‘Prong pusher’ is a rather derogatory term and not entirely fair, as 99% of jewelry sold on the mass market these days is prefabricated to simplify labor and save time and money that way. Simple prong setting is both fast and fairly easy. It also doesn’t require a lot of tools.
For this reason, mass produced jewelry is more affordable. And we all want to save money! Or do we?
Well, that depends on what kind of look you want in the end, as real hand setting also looks much more richly-detailed and special. In this blog, we want to show you how genuine “hand setting” works so you can understand and see why it looks different. And, yes, there it is: why it costs more. Good setters are in demand, they are always busy, and they earn good money. The best of them turn down work from anyone they don’t know or haven’t been introduced to by someone they know.
Before we get down to the nitty gritty details, let me get a misconception out of the way. All (or almost all) setting is done by hand in some shape or form. The only exception is when ‘casting gems in place’ where the gemstone is cast together with the jewelry piece. But this only works for diamonds and certain synthetic stones as natural gemstones will just get fried by the heat of casting. Also, it still involves some type of setting, in this instance, the setting is done in the wax.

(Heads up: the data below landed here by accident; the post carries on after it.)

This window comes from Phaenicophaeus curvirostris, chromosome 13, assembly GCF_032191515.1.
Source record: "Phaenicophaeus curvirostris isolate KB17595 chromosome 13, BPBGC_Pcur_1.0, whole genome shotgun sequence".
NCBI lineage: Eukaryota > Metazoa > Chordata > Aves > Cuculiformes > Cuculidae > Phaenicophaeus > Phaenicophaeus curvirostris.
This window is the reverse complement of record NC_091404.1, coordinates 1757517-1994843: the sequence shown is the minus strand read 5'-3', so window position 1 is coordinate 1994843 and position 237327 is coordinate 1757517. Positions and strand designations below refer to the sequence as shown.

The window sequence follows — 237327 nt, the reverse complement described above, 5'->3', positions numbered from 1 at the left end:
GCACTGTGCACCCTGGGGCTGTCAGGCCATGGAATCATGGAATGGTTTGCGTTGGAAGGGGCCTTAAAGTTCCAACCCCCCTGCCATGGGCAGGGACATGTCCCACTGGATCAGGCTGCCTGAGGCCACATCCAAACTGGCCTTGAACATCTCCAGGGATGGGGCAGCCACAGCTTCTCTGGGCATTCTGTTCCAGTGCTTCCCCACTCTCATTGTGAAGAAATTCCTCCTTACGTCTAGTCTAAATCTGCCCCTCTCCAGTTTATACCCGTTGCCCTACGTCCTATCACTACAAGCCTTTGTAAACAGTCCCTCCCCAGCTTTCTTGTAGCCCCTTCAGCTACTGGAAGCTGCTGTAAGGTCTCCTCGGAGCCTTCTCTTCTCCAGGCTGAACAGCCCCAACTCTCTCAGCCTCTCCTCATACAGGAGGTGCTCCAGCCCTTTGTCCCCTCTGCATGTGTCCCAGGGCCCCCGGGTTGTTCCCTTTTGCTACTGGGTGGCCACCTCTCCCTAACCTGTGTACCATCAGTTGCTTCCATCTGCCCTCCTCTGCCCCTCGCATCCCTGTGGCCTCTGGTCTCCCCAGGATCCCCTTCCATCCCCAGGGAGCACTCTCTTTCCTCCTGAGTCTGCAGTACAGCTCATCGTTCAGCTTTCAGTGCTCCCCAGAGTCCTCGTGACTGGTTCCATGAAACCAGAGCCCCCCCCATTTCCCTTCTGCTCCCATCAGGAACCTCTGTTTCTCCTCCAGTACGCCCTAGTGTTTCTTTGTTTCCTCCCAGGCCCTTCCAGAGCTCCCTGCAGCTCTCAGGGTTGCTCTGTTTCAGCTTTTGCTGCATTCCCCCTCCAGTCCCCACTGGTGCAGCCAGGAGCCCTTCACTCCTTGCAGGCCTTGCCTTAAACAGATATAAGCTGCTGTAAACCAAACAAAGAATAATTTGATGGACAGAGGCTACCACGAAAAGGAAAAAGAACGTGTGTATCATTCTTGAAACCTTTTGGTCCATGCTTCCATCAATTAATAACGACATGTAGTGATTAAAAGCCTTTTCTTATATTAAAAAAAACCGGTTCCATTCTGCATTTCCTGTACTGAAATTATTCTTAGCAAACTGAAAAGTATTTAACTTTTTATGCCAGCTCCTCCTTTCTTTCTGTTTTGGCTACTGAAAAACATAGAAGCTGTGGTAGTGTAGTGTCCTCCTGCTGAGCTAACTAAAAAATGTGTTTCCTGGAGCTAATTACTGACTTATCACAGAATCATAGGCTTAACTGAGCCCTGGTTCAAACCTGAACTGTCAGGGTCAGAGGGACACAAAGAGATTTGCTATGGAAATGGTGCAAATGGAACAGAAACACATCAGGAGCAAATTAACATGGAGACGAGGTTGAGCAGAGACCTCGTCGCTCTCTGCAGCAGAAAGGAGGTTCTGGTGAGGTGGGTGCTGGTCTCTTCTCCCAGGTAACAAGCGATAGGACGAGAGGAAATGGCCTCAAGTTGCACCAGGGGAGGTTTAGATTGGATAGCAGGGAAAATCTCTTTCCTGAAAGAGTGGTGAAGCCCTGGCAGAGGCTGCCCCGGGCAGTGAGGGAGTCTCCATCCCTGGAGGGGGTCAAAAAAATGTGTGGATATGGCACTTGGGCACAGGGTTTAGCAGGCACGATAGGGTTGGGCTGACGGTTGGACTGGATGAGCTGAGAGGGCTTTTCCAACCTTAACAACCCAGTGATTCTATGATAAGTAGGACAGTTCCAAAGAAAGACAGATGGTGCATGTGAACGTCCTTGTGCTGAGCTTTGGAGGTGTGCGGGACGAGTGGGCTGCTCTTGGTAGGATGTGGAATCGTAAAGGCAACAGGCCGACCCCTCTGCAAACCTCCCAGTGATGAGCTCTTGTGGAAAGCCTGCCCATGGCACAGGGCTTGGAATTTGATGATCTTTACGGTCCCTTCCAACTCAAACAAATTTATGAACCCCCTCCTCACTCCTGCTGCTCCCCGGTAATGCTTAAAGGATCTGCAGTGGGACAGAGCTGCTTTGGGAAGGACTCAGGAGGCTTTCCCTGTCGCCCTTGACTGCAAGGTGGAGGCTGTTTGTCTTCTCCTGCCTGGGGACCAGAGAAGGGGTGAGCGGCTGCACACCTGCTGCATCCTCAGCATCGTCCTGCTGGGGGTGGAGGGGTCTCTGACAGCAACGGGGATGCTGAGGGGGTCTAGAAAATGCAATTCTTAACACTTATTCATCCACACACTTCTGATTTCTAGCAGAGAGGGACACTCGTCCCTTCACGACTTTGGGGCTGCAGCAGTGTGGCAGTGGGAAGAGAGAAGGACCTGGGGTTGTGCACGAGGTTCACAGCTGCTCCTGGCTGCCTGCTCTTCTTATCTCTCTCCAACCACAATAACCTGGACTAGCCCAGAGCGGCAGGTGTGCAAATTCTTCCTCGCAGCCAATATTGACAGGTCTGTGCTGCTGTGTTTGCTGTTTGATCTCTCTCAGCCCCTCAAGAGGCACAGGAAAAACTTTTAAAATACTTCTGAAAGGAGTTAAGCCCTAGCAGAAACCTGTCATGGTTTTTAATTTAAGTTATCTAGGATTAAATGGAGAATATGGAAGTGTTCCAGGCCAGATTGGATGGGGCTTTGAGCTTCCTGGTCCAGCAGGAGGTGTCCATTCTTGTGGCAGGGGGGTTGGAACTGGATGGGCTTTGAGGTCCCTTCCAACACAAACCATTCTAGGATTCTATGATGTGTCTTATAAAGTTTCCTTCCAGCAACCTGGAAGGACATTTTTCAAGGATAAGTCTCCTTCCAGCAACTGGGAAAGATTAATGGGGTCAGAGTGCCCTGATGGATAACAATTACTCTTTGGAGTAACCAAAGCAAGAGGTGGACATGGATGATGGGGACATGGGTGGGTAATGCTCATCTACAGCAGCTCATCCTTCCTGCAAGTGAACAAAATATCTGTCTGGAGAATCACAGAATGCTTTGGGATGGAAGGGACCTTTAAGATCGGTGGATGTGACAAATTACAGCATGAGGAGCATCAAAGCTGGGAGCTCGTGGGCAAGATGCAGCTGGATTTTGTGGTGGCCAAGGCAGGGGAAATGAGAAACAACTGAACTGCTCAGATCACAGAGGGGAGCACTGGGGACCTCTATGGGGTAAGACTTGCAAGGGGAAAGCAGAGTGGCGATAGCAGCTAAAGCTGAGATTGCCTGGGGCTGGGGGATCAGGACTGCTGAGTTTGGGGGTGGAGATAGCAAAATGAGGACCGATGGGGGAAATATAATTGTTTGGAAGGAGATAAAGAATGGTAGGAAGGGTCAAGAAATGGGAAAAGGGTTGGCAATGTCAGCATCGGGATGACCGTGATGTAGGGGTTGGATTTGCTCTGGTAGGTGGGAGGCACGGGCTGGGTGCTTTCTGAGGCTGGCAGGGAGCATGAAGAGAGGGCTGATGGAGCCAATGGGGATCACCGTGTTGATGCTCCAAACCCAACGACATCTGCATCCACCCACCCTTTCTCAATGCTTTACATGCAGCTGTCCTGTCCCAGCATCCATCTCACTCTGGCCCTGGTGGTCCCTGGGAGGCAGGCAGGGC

In this blog I want to focus just on prong and pave setting, not bezel setting, rub over, snap setting, or any other type.
Simple Prong Setting
Prong setting literally involves only pushing the prongs over the stone. But nothing is basic. Generally, prongs must be clipped down and refiled, and with most settings, grooves have to be cut into the prongs where the gemstone will sit. That’s called “cutting the seat.” You will need a jeweler’s lens, a handheld drill, the right drill bits, bench and bench pin. Click here for an article on the tools that make up a jeweler’s work bench.
Pre-Set Pave Setting
In the pavé setting alternative, the prongs are actually little balls of metal, called “beads.” Beads are short and stubby. These beads are added in the CAD, together with guideholes that tell the setter where the gems will go. Sometimes these guideholes have to be opened up a little bit more by the setter. Millgrain can be added in the CAD also, as well as any kind of engraving. The setter places the gem into the seat and gently pushes the beads over the gem, or down from the top.